The Mortgage Bankers Association Refinance Index finally increases
The Mortgage Bankers Association (or MBA) Refinance Index rose 66% from 1,349 to 2,245 as rates finally fell enough to allow refinances. Since mid-2013, refinances have been dropping like a stone as the people who have home equity have already refinanced and the ones left with high rates are underwater.
The MBA reported that the share of refinance applications increased to 70.5%. This bond market rally has caught many by surprise, but it could be a pleasant surprise for the originators, who have had a horrendous year. Slowing refinance activity was a negative for originators, including PennyMac Mortgage Investment Trust (PMT), Nationstar Mortgage Holdings Inc. (NSM), and Redwood Trust, Inc. (RWT).
Implications for mortgage REITs
Refinancing activity affects prepayment speeds, which are a critical driver of mortgage REIT returns. Prepayment speeds occur because homeowners are allowed to pay off their mortgages early, without penalty, and when interest rates fall, those who can refinance at a lower rate do. This is good for homeowners. But it isn’t necessarily good for mortgage lenders, especially REITs.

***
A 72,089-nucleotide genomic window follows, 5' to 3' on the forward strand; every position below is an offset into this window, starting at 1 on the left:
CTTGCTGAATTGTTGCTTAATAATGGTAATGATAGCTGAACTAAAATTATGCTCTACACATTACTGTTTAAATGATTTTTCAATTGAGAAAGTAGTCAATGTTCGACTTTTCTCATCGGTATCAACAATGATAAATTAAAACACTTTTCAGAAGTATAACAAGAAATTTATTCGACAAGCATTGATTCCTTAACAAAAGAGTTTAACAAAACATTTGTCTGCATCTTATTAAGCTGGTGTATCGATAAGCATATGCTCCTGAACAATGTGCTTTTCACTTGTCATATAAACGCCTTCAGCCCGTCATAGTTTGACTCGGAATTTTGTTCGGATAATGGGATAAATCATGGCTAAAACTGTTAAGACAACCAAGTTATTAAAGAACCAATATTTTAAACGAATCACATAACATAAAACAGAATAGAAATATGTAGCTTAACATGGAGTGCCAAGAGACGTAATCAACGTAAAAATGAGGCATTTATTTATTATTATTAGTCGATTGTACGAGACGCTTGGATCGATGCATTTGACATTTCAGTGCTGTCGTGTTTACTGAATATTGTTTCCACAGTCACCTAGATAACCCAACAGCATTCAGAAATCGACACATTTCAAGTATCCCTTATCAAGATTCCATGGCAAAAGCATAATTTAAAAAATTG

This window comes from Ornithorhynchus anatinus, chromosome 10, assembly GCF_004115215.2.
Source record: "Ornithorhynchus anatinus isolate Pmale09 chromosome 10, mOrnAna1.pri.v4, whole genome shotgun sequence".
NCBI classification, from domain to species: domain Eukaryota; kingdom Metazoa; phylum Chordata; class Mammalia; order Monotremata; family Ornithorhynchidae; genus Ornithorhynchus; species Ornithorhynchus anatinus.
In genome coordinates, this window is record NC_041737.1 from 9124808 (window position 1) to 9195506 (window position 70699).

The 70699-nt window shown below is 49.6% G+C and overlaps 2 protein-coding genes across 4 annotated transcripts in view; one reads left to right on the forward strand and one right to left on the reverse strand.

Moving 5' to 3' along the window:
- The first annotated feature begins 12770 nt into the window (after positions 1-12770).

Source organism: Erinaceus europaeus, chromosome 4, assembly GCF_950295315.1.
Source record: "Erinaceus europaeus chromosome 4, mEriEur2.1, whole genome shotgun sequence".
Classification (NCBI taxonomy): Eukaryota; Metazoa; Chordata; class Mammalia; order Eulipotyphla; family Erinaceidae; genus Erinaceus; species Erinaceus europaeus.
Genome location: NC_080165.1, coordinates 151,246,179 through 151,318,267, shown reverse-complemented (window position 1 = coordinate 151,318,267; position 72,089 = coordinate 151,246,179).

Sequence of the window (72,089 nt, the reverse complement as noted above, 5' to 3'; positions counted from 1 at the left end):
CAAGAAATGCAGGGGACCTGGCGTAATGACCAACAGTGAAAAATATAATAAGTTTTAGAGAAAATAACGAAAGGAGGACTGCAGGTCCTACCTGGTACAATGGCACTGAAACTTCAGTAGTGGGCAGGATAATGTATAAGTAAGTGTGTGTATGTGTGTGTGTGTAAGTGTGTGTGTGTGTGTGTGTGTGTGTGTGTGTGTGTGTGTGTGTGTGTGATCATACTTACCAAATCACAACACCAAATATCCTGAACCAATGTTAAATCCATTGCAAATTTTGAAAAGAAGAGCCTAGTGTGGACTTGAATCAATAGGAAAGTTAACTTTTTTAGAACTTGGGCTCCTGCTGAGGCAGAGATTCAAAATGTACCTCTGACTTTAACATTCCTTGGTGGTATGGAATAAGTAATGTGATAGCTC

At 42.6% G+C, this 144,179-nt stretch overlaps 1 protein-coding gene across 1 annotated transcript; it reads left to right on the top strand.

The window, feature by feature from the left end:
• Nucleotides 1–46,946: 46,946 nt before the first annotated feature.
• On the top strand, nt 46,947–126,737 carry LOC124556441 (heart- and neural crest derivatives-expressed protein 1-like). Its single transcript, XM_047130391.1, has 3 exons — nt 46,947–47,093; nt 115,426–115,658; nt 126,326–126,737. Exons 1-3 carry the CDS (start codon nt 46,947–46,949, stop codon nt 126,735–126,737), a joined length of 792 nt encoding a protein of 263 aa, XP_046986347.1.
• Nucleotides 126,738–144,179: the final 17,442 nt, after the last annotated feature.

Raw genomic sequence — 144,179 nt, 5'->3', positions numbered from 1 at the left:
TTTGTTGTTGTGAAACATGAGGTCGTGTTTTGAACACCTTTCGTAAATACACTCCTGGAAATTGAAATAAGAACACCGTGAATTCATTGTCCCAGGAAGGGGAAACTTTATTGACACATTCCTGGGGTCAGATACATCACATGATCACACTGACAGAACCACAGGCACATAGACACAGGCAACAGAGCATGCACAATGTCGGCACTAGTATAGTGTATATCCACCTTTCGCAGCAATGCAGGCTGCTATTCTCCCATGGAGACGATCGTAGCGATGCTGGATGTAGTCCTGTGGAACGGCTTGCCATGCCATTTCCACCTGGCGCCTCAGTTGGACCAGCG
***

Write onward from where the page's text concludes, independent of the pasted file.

When homeowners prepay, the investor loses a high-yielding asset and is forced to reinvest the proceeds in a lower-rate investment. This means lower returns going forward. A rise in prepayment speeds could negatively affect REITs, especially those with a large exposure to fixed-rate, government-guaranteed mortgages such as American Capital Agency Corp. (AGNC) and Annaly Capital Management, Inc. (NLY).
Investors who want to protect themselves from prepayment risk should focus on REITs that invest primarily in adjustable rate securities and include names such as Hatteras Financial (HTS) and MFA Financial (MFA). These are much less likely to refinance because after the initial fixed-rate period, they float according to LIBOR. This reduces the incentive to refinance. Investors should also look at VanEck Vectors Mortgage REIT ETF (MORT).